mvoight is offline   Reply With Quote
Old Mar 9, 06, 6:54 pm   #14
FlyerTalk Evangelist
 
Join Date: May 2004
Location: SNA/LAX, LAS
Programs: AA Lifetime PLT, HH Gold, DL/UA/CO/AS Elite
Posts: 16,023
Quote:
Originally Posted by hartd
Emergency Exit Seating Requirements You are about to be assigned an exit seat.
You may not sit in an exit seat if you:
Are traveling with a child under 15 years of age or another passenger who requires your care ?
NONSENSE. The FAR says nothing about traveling children under 15
On some airlines, kids under 15 can even fly alone. I believe the age on WN is 13.

It states:
"(i) A condition or responsibilities, such as caring for small children, that might prevent the person from performing one or more of the applicable functions listed in paragraph (d) of this section"

If the child is old enough to be sitting alone, I don't think this is an issue.
mvoight is offline   Reply With Quote
Old Mar 9, 06, 6:59 pm   #15
FlyerTalk Evangelist
 
Join Date: May 2001
Location: LAX; AA EXP, MM; HH Gold
Posts: 29,724
Quote:
Originally Posted by mvoight
A FAR, LOL..
That would be odd.
It is ok for kids and parents to not site together as long as the parents aren't in the exit row??

Additionally, at least one airline permits minors to travel alone at 12, so I doubt there is a FAR mentioning a child under 15 can not have a parent in an exit row, but can be separated by 30 rows as long as the parent isn't in an exit row.
Well, the applicable FAR is 14CFR121.585:

Quote:
(b) No certificate holder may seat a person in a seat affected by
this section if the certificate holder determines that it is likely that
the person would be unable to perform one or more of the applicable
functions listed in paragraph (d) of this section because--
(1) The person lacks sufficient mobility, strength, or dexterity in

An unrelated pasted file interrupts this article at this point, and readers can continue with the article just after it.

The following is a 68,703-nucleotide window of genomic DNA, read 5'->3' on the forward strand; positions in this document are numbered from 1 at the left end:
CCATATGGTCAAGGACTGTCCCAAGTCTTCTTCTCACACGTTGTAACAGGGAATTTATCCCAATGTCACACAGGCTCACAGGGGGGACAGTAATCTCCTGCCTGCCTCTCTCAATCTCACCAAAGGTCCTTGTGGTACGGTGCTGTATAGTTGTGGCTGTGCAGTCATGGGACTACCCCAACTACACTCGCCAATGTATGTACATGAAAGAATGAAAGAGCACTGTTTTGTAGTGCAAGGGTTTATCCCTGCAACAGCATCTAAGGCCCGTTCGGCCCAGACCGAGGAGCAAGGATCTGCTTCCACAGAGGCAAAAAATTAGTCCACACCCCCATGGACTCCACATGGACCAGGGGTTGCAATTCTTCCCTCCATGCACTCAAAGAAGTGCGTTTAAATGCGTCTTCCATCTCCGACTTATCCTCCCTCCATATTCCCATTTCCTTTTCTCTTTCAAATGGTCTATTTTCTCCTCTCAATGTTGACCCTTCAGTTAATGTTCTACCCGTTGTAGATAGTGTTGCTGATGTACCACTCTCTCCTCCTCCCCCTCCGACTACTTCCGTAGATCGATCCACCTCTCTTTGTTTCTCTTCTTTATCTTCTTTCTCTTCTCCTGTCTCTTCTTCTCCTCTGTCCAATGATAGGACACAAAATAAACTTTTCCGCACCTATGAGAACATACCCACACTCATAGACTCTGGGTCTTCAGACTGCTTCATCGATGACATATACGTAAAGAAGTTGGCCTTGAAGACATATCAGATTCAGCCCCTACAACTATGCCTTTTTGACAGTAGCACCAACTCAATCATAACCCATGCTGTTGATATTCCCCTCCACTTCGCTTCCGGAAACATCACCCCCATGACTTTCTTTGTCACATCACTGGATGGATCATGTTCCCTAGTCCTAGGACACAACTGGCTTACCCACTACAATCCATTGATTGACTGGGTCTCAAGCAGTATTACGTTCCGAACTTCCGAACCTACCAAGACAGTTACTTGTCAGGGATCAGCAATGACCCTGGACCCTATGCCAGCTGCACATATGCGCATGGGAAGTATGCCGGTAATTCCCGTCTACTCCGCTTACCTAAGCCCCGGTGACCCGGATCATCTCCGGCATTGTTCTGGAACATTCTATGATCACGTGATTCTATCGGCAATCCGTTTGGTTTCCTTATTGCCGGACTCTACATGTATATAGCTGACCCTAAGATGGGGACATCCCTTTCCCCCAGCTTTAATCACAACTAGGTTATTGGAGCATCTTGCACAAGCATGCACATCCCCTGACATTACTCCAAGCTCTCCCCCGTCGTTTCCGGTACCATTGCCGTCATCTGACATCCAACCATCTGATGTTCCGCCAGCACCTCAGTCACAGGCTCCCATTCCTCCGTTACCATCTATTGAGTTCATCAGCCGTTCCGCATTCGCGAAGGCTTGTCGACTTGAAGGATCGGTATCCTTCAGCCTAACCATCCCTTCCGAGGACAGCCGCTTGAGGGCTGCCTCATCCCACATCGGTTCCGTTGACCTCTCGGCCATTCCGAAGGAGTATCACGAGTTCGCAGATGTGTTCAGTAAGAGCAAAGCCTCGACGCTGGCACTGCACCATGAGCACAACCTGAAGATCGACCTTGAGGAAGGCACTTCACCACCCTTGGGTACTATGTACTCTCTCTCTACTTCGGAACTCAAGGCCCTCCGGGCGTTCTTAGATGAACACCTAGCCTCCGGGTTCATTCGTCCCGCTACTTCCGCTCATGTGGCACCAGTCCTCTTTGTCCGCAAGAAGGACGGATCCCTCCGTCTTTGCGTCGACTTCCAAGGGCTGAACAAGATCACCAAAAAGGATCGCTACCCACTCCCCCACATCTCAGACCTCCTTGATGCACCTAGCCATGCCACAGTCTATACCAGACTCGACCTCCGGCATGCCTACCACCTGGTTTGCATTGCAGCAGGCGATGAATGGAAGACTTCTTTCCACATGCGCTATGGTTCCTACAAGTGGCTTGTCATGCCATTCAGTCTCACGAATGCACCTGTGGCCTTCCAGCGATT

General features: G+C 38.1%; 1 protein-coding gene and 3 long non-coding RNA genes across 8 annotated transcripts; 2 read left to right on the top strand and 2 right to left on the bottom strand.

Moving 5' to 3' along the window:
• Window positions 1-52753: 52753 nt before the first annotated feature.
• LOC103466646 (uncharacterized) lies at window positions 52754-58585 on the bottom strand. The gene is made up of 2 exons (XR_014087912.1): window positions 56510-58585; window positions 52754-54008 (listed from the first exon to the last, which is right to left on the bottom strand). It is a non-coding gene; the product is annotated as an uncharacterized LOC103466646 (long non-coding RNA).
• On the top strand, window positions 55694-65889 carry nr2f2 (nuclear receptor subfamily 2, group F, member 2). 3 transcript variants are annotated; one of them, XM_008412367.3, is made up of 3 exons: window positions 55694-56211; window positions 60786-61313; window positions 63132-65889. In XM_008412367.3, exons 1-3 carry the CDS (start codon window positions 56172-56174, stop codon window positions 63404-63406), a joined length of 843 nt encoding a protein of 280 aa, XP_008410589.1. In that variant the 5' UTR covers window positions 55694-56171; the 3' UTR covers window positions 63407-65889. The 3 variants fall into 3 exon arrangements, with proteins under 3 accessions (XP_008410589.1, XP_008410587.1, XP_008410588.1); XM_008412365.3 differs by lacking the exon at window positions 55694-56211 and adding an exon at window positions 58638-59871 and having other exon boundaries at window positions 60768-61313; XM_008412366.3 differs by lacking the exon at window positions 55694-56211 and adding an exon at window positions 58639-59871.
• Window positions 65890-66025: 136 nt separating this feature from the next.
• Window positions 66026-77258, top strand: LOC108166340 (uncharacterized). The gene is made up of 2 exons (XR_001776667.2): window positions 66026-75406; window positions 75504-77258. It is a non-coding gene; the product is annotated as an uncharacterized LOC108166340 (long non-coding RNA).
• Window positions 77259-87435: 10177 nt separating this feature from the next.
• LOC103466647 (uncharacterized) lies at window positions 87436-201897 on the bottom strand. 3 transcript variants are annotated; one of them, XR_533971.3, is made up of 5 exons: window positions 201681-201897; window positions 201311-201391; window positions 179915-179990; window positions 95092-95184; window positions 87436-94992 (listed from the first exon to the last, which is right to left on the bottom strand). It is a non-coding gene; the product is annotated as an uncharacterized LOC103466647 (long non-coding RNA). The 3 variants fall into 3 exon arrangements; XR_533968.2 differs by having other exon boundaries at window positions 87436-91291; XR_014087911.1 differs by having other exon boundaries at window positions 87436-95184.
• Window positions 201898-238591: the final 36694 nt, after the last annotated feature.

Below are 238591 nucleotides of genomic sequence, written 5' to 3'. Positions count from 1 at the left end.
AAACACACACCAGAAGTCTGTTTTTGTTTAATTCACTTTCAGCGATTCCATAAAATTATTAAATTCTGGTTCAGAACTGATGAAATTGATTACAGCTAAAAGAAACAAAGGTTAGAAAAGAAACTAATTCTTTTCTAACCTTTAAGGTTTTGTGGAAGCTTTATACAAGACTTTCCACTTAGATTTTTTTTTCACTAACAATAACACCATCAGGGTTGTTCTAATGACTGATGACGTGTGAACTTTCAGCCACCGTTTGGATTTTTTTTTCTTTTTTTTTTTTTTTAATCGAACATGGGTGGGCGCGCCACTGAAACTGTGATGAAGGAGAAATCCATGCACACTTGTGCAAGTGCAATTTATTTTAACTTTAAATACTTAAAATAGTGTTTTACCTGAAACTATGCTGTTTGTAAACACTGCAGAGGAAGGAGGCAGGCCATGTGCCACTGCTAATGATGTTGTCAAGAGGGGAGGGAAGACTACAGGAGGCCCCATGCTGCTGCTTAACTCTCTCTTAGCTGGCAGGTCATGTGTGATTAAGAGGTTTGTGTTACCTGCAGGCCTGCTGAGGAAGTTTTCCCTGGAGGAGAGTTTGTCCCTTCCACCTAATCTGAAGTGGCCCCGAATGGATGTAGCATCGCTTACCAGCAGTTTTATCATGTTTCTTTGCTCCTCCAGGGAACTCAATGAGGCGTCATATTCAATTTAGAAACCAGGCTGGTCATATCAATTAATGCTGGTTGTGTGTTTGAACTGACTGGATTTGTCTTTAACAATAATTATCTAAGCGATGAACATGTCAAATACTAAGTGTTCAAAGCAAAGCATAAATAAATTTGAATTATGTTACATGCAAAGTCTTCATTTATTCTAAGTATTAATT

both arms and hands, and both legs:
(i) To reach upward, sideways, and downward to the location of
emergency

[[Page 475]]

exit and exit-slide operating mechanisms;
(ii) To grasp and push, pull, turn, or otherwise manipulate those
mechanisms;
(iii) To push, shove, pull, or otherwise open emergency exits;
(iv) To lift out, hold, deposit on nearby seats, or maneuver over
the seatbacks to the next row objects the size and weight of over-wing
window exit doors;
(v) To remove obstructions similar in size and weight to over-wing
exit doors;
(vi) To reach the emergency exit expeditiously;
(vii) To maintain balance while removing obstructions;
(viii) To exit expeditiously;
(ix) To stabilize an escape slide after deployment; or
(x) To assist others in getting off an escape slide;
(2) The person is less than 15 years of age or lacks the capacity to
perform one or more of the applicable functions listed in paragraph (d)
of this section without the assistance of an adult companion, parent, or
other relative;
(3) The person lacks the ability to read and understand instructions
required by this section and related to emergency evacuation provided by
the certificate holder in printed or graphic form or the ability to
understand oral crew commands.
(4) The person lacks sufficient visual capacity to perform one or
more of the applicable functions in paragraph (d) of this section
without the assistance of visual aids beyond contact lenses or
eyeglasses;
(5) The person lacks sufficient aural capacity to hear and
understand instructions shouted by flight attendants, without assistance
beyond a hearing aid;
(6) The person lacks the ability adequately to impart information
orally to other passengers; or,
(7) The person has:
(i) A condition or responsibilities, such as caring for small
children, that might prevent the person from performing one or more of
the applicable functions listed in paragraph (d) of this section;
http://a257.g.akamaitech.net/7/257/2...cfr121.585.htm

No, the FAR doesn't specify the age of the young child that would disqualify the passenger from the exit row, but most airlines and FAs interpret it as age 15 (as in, if you have a kid on the airplane that is not exit row qualified).

The OP has recently posted that one kid is 15 - which would qualify that kid to sit in an exit row and also qualifies the 15 year old to "accompany" their younger sibling without necessitating Unaccompanied Minor treatment.

But here's AA's take on it from aa.com:

Quote:
Exit Seats
Children (or adults with children) under the age of 15 may not be seated in an exit seat.
AA doesn't clearly specify the minimum age at which the "parents with children" would be permitted to sit in exit rows, but if the OP asks AA, the answer's gonna be 15.

I didn't write the rules.
FWAAA is offline   Reply With Quote
 
 
Reply

Bookmarks


Thread Tools Search this Thread
Search this Thread:

Advanced Search

Posting Rules
You may not post new threads
You may not post replies
You may not post attachments
You may not edit your posts

BB code is On
Smilies are On
[IMG] code is On
HTML code is Off
Trackbacks are Off
Pingbacks are On
Refbacks are Off
Forum Jump


All times are GMT -6. The time now is 8:00 pm.